So there’s one vote for Pokémon Go. And Joseph is not the only person, by the way, who is apparently influenced or motivated by Pokémon Go. Recode ran a story earlier this year based on some data that shows that the most engaged fans of the game walked 25 percent more than they did before Pokémon Go’s release. And then there were some anecdotal stories that came out about people who just say that they were simultaneously wearing their Fitbit while they were playing Pokémon Go and they got like 14,000 steps *ahem* Ina Fried. No, actually I don’t know if Ina Fried was wearing a Fitbit, but I think she’s still into the Pokémon Go thing.
Here’s another comment from Andres Marchuski, @DaveRage, “I love Zombies, Run!” See, Zombies, Run, the one we mentioned earlier, “got me to 5K. Nothing to do with points and badges, storyline and atmosphere.” It is really funny when you first start it. It’s a British accent in a helicopter being like, “Oh hello, you’re going to be running from the zombies today. I hope you make it, mate. Dropping you off here now.” [laughs] That was a really bad combination of an Australian accent and ...
I don’t know what that was.
[laughs] … and a British one. But all of a sudden you get really freaked out! You’re like, “Oh my god, there’s zombies behind that bush!”
Do you want to read the last couple of comments, Kara?
Yeah, I shall, I think you need to calm down. “Definitely Gyroscope app, beautiful app, beautiful reports, gamification, has everything.” Another person is MacPP MacPole, “Also fun fact, I sometimes listen to Too Embarrassed while running.” Oh, wow.
[laughs] I hope you’re listening to this one. If you’re listening to this one, “WATCH OUT FOR THE ZOMBIES!” [laughs]
All right, Lauren. Let me know when you’re done because I’ll just move on.
[laughing] Okay, go ahead, keep going.
I know, you crack yourself up. “I use many apps from Runtastic and I find them really motivating to work out or go for a run.”
Well, and that’s the point. Ultimately, that is the point, right?
These companies, they want to suck you into their app ecosystem and get all your data and maybe eventually have you buy stuff. But for people who are using them, the end goal is really to have something that is motivating and is useful and gives them maybe a little bit more data than they might normally get while they go for a run. Or they’re working out in some way, shape or form. Actually, I was really hoping that we would be able to do this podcast while we were running today, Kara. I think it’s still something that we have to do.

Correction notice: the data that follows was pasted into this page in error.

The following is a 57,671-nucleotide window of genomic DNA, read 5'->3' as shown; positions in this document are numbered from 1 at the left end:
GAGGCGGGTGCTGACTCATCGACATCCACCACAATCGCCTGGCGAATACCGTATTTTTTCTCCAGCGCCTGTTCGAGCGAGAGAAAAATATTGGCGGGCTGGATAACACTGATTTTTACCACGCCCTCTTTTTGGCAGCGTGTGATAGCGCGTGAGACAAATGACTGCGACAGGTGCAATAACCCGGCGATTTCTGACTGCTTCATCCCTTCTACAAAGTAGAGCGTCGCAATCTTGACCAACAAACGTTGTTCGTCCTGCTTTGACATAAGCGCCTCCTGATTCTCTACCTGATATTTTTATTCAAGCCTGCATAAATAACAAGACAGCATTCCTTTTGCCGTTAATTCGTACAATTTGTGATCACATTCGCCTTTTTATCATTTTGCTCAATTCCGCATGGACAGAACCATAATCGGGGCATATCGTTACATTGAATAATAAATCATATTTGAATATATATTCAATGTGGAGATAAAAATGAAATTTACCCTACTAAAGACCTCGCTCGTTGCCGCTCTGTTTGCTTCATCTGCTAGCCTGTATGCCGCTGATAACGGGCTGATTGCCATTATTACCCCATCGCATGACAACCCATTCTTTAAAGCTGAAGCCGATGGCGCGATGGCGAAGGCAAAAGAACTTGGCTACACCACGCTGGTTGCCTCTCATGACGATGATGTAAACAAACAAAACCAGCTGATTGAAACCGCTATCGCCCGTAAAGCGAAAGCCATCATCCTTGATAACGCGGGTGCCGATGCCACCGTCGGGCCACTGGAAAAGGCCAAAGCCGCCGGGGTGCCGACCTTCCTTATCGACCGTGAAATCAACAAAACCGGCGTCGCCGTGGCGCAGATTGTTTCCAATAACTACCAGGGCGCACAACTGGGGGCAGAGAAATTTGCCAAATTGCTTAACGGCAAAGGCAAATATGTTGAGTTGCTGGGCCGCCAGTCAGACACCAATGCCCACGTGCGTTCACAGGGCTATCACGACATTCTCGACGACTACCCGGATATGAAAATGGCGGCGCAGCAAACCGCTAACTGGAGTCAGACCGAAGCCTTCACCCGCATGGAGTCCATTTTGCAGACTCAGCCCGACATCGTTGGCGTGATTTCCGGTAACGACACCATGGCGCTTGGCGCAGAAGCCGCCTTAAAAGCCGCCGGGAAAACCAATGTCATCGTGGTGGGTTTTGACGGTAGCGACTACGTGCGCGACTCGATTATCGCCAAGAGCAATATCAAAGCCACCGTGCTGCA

Yeah, no no. No. I’m looking at Dailymile, it’s very nice, but again, it doesn’t tell me what to do.
You look into Dailymile, I’m going to look into Gyroscope, I’m going to see how supposedly these data visualizations are. And then I think you should try Zombies, Run because I think it would be fun.
Yeha, would you? I really don’t want to run from zombies, I really don’t.
Yeah, I have, but I even paid for it at the time. I think it was $4.99 at the time that I was originally used it, and I liked it. Not enough to make it my daily running app. I think sometimes for me running is actually a break from noise. I’ll still listen to music and I’ll still have an app running in the background but I don’t want something that like gets me sort of, “Oh my god, zombies!!!”
[laughs] I think I’m going to create a running app for people like me. Like, “Listen, you lazy pieces of something, let’s get up …” and I’ll just talk to them throughout it, like, “That was slow of you.”
That would be amazing. You should absolutely do that. Oh my god, let’s tape an entire podcast — Eric is nodding, but I think he’s only nodding because he’s locked in this little room with me — we should tape the podcast ...
No. I am, right as we speak, as we finish up, I’m downloading every single one these and we’ll see. And I’ll get back to you later on the show, on another show, which one I like. So far I don’t like any of them that I’m looking at.
Kara, maybe as part of our sponsorship we can raffle off a run with you.
Yeah no. But thanks for the thing. Anyway, this has been another great episode of Too Embarrassed to Ask.
This article originally appeared on Recode.net.